Brain Food of the Highest Order

While the crema builds up on that last post, here’s something completely different.

This morning, I sat eating my Weetabix, and suddenly the speakers nearby launched into the air a gorgeous melody. It’s really quite unlike any other melody I can think of. Somehow, it seems quite satisfying, seems to resolve, even though it careens forward at an energetic pace, unbroken.

It defies easy understanding. How can a melody be an unbroken chain while somehow fulfilling the promise of resolution? Just when you’re primed for the inevitable Western resolution of the big chord full of expectation that resolves to one central, solid note (aka, usually moving from the major third buried in the middle of the V chord one step up to the tonic), this melody keeps right on tumbling forward. Then it adds a second, slowly moving progression of notes on top, which makes the synapses tingle like nobody’s business.

I’ve heard the tune a thousand times, but somehow its genius was never so fully apparent. I was transfixed, staring out into the snow while the tune unspooled. Little surprise that something so sophisticated was Bach, “Jesu Joy of Man’s Desiring.” There cannot be enough praise in the world to heap upon that guy. Truly astounding.

The version I heard went on with the main melody for quite some time before the second kicked in, but here’s a similar, if more quickly building version of the same on piano. Enjoy!:


Very interesting info from the Gazette today:

A Gazette review of guns confiscated last year by police departments in Northampton, Amherst, Hadley, Easthampton, South Hadley, and the State Police barracks in Northampton, provides a glimpse into the guns people actually own here in the Valley, as not all guns are registered with the state’s Firearms Registration and Transfer System.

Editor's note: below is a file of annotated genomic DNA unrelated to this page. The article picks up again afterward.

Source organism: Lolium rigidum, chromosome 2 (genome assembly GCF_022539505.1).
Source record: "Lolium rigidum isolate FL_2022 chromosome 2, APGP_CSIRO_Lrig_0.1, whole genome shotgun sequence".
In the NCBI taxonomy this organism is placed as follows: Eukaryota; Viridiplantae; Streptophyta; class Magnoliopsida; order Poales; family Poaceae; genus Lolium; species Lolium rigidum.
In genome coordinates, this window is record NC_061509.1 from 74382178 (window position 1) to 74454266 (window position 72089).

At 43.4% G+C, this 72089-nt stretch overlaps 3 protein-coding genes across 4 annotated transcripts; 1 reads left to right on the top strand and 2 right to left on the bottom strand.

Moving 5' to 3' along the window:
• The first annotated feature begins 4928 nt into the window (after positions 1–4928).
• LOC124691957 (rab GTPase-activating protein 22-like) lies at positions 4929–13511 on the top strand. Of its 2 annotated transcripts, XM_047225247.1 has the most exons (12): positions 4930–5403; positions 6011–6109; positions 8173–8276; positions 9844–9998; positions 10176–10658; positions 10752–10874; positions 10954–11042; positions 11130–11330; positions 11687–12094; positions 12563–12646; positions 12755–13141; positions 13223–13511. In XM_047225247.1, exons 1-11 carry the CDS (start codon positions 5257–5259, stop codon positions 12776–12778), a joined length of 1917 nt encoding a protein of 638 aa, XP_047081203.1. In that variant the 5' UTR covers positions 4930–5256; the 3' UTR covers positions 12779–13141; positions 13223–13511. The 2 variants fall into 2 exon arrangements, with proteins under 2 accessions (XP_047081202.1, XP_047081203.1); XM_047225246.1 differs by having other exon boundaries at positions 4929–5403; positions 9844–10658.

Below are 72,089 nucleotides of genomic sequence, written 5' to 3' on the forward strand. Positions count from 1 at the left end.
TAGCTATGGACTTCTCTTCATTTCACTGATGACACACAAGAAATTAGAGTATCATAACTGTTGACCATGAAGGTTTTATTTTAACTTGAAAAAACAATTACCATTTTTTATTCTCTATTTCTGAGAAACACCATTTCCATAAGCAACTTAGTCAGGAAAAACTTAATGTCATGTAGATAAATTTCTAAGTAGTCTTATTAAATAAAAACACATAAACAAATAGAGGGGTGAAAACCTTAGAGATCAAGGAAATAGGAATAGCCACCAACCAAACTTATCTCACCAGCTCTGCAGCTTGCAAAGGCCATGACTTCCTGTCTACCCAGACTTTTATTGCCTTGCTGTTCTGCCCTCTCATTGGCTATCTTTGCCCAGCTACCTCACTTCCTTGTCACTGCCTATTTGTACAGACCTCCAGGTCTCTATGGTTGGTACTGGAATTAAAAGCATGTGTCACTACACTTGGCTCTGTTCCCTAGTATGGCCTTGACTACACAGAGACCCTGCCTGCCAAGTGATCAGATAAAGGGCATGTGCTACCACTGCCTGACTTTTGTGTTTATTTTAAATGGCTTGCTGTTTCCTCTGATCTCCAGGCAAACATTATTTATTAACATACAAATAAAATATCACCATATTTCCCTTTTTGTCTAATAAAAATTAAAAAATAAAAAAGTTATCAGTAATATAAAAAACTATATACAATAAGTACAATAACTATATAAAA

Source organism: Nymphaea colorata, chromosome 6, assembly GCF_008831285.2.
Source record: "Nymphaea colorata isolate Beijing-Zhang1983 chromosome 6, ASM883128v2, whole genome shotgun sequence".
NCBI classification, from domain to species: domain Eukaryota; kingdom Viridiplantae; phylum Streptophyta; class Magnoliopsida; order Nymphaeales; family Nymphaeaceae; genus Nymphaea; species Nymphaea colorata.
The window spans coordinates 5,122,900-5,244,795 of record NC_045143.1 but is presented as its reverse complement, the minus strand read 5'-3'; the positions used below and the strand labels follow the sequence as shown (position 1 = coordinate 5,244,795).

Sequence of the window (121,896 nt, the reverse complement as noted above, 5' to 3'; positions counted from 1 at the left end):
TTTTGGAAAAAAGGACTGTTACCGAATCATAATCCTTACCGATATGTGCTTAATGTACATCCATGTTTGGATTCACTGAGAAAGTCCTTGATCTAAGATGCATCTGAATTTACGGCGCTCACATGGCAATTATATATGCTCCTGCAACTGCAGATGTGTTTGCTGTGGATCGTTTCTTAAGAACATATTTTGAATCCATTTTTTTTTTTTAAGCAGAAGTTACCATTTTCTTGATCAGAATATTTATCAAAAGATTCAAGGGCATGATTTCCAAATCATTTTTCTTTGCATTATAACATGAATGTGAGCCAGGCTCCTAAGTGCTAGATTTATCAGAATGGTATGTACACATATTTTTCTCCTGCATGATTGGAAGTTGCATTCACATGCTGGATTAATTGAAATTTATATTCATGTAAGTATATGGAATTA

The registry tracks sales by gun dealers and transfers, but does not account for undeclared or informal gun transfers or sales, straw purchases — when someone buys a gun for a person who is not legally able to own such a weapon — or any illegal transaction.

Almost a quarter of the 118 seized firearms were guns that cannot be sold in Massachusetts. Only one of the guns in this subset — a Sig Sauer P232 SL semi-automatic pistol — was of the same make and model as those used in U.S. mass shootings. The P232 was among the guns used during the Northern Illinois University tragedy.

What does it point to, I wonder, in light of this, from the same article?

…Massachusetts, a state that has some of the strictest gun laws and the lowest rate of firearm deaths in the nation, despite a recent increase in gun violence.

I won’t suggest that I have an answer. I do have questions. Do gun owners here tend to be different in some respect? The hunters I know here do tend to be different in many respects from hunters I’ve known elsewhere–they are more environmentally minded, less full of PBR. But that’s anecdotal and limited.

It could also be that these numbers are very low in comparison to similar gun numbers elsewhere in the country, that there are simply fewer guns here to show up in gun deaths.

Maybe the folks currently frothing up the last post could prove useful here. I seriously wonder: what do pro-gun folks in particular make of our low firearm death rate? Do they dismiss the connection, and if so, how?

ADDITIONAL: So yes, I think Bach was great. I write about the arts.

Keep it in the fairway, folks.

ADDITIONAL: Thanks for the comment. Seems likely that population density also plays a role in that particular comparison, if you mean to invoke the related crime rates.

James Heflin

Author: James Heflin

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